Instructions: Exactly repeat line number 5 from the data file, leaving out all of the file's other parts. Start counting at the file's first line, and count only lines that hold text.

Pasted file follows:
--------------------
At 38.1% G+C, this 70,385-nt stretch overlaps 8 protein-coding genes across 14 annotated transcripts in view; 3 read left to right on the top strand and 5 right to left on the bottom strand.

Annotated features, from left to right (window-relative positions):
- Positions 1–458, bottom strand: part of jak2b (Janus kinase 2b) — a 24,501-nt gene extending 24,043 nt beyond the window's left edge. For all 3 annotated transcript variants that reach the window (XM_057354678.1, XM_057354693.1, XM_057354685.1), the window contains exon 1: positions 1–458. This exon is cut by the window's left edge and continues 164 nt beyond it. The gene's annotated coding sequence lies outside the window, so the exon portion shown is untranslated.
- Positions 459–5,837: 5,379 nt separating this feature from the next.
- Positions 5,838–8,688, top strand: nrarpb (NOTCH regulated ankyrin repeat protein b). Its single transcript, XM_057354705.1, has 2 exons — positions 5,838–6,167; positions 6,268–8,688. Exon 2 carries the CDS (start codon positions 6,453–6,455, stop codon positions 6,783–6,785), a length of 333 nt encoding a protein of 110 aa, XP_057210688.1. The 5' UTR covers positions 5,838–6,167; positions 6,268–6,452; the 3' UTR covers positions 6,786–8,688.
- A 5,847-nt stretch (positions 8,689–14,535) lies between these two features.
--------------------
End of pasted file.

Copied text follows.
- Positions 5,838–8,688, top strand: nrarpb (NOTCH regulated ankyrin repeat protein b). Its single transcript, XM_057354705.1, has 2 exons — positions 5,838–6,167; positions 6,268–8,688. Exon 2 carries the CDS (start codon positions 6,453–6,455, stop codon positions 6,783–6,785), a length of 333 nt encoding a protein of 110 aa, XP_057210688.1. The 5' UTR covers positions 5,838–6,167; positions 6,268–6,452; the 3' UTR covers positions 6,786–8,688.